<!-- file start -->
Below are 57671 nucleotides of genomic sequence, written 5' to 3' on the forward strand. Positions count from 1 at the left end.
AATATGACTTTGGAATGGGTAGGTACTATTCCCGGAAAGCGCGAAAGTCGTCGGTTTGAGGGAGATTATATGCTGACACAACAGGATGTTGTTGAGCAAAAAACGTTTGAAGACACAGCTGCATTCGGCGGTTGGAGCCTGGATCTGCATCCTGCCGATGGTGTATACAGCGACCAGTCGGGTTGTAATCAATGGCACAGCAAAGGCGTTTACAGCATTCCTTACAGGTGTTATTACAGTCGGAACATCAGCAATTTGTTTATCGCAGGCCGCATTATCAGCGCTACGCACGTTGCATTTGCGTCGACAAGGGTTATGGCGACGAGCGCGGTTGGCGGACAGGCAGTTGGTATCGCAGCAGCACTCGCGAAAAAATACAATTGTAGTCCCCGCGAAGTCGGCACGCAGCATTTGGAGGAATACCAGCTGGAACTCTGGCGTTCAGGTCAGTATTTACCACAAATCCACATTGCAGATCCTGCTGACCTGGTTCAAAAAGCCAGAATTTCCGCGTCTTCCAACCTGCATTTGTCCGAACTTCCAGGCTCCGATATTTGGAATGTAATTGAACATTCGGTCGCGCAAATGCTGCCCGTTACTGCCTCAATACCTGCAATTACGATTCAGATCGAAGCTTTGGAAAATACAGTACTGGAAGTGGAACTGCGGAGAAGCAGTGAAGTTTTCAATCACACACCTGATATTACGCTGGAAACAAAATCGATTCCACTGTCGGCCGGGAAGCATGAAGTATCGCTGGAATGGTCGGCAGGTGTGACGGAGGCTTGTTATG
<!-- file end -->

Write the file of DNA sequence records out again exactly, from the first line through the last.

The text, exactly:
Below are 57671 nucleotides of genomic sequence, written 5' to 3' on the forward strand. Positions count from 1 at the left end.
AATATGACTTTGGAATGGGTAGGTACTATTCCCGGAAAGCGCGAAAGTCGTCGGTTTGAGGGAGATTATATGCTGACACAACAGGATGTTGTTGAGCAAAAAACGTTTGAAGACACAGCTGCATTCGGCGGTTGGAGCCTGGATCTGCATCCTGCCGATGGTGTATACAGCGACCAGTCGGGTTGTAATCAATGGCACAGCAAAGGCGTTTACAGCATTCCTTACAGGTGTTATTACAGTCGGAACATCAGCAATTTGTTTATCGCAGGCCGCATTATCAGCGCTACGCACGTTGCATTTGCGTCGACAAGGGTTATGGCGACGAGCGCGGTTGGCGGACAGGCAGTTGGTATCGCAGCAGCACTCGCGAAAAAATACAATTGTAGTCCCCGCGAAGTCGGCACGCAGCATTTGGAGGAATACCAGCTGGAACTCTGGCGTTCAGGTCAGTATTTACCACAAATCCACATTGCAGATCCTGCTGACCTGGTTCAAAAAGCCAGAATTTCCGCGTCTTCCAACCTGCATTTGTCCGAACTTCCAGGCTCCGATATTTGGAATGTAATTGAACATTCGGTCGCGCAAATGCTGCCCGTTACTGCCTCAATACCTGCAATTACGATTCAGATCGAAGCTTTGGAAAATACAGTACTGGAAGTGGAACTGCGGAGAAGCAGTGAAGTTTTCAATCACACACCTGATATTACGCTGGAAACAAAATCGATTCCACTGTCGGCCGGGAAGCATGAAGTATCGCTGGAATGGTCGGCAGGTGTGACGGAGGCTTGTTATG